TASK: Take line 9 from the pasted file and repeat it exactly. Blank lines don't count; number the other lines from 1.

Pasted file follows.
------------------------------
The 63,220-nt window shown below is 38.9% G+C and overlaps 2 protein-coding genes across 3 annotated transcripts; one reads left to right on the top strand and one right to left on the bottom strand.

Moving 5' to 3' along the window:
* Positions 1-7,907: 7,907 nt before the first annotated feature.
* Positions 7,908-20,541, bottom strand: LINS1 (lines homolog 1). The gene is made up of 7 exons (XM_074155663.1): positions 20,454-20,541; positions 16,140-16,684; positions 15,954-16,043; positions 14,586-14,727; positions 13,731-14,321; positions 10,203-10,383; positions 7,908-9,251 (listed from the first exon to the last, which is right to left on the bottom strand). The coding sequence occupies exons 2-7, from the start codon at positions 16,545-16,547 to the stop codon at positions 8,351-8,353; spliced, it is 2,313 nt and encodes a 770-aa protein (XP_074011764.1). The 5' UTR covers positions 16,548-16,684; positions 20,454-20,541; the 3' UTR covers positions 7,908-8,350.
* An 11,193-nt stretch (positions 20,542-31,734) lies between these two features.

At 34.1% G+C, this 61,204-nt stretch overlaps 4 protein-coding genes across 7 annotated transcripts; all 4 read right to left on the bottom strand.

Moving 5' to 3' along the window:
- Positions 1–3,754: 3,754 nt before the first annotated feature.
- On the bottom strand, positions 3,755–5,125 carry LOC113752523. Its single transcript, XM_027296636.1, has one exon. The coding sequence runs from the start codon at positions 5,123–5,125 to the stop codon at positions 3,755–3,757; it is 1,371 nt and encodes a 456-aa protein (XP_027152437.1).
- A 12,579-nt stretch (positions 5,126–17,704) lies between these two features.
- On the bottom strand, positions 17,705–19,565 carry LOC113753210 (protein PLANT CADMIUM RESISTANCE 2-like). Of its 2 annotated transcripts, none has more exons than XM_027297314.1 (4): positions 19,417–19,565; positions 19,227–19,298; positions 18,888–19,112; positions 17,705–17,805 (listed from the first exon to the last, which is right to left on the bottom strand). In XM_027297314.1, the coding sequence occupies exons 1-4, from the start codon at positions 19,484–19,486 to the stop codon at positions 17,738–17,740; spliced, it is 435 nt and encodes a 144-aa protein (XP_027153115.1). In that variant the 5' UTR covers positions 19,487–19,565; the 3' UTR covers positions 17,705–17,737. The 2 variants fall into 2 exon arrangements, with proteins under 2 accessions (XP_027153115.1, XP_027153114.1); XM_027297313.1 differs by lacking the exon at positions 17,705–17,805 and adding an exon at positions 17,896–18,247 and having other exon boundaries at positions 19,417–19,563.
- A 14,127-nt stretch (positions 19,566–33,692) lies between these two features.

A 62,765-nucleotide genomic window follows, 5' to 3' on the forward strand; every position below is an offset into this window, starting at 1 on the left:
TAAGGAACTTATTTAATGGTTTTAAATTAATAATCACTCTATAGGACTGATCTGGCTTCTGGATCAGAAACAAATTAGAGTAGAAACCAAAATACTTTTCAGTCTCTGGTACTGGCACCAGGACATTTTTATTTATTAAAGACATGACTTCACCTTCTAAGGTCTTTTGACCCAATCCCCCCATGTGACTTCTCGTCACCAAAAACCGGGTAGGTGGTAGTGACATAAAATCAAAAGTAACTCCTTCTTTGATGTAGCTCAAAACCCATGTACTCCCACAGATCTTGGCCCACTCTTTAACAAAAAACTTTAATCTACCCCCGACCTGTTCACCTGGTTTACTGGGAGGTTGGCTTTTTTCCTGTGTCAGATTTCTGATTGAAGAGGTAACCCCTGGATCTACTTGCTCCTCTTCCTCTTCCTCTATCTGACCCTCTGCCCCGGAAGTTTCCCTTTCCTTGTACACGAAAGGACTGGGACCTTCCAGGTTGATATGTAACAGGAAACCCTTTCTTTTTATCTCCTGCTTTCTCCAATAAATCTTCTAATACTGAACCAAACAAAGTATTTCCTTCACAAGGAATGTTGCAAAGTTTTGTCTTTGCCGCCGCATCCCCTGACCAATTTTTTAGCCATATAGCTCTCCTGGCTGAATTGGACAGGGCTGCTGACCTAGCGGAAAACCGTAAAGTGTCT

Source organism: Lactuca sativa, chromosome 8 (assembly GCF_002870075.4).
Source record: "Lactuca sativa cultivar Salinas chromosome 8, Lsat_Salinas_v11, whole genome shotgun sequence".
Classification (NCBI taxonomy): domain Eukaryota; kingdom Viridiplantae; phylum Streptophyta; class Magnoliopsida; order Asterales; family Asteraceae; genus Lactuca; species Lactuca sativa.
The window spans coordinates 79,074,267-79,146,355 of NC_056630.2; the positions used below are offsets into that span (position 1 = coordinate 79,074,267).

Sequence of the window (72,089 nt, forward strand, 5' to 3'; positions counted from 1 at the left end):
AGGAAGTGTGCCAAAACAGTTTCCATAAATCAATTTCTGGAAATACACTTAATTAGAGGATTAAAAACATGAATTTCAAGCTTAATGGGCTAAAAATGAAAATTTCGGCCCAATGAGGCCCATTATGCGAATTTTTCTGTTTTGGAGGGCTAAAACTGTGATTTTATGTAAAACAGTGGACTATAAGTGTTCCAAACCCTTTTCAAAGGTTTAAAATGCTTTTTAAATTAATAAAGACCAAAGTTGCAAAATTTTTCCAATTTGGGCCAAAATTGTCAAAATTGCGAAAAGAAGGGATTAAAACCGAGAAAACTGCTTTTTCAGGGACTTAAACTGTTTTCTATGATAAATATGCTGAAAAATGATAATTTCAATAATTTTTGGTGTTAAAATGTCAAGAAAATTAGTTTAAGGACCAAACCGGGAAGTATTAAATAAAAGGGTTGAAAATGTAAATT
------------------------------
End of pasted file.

- On the bottom strand, positions 3,755–5,125 carry LOC113752523. Its single transcript, XM_027296636.1, has one exon. The coding sequence runs from the start codon at positions 5,123–5,125 to the stop codon at positions 3,755–3,757; it is 1,371 nt and encodes a 456-aa protein (XP_027152437.1).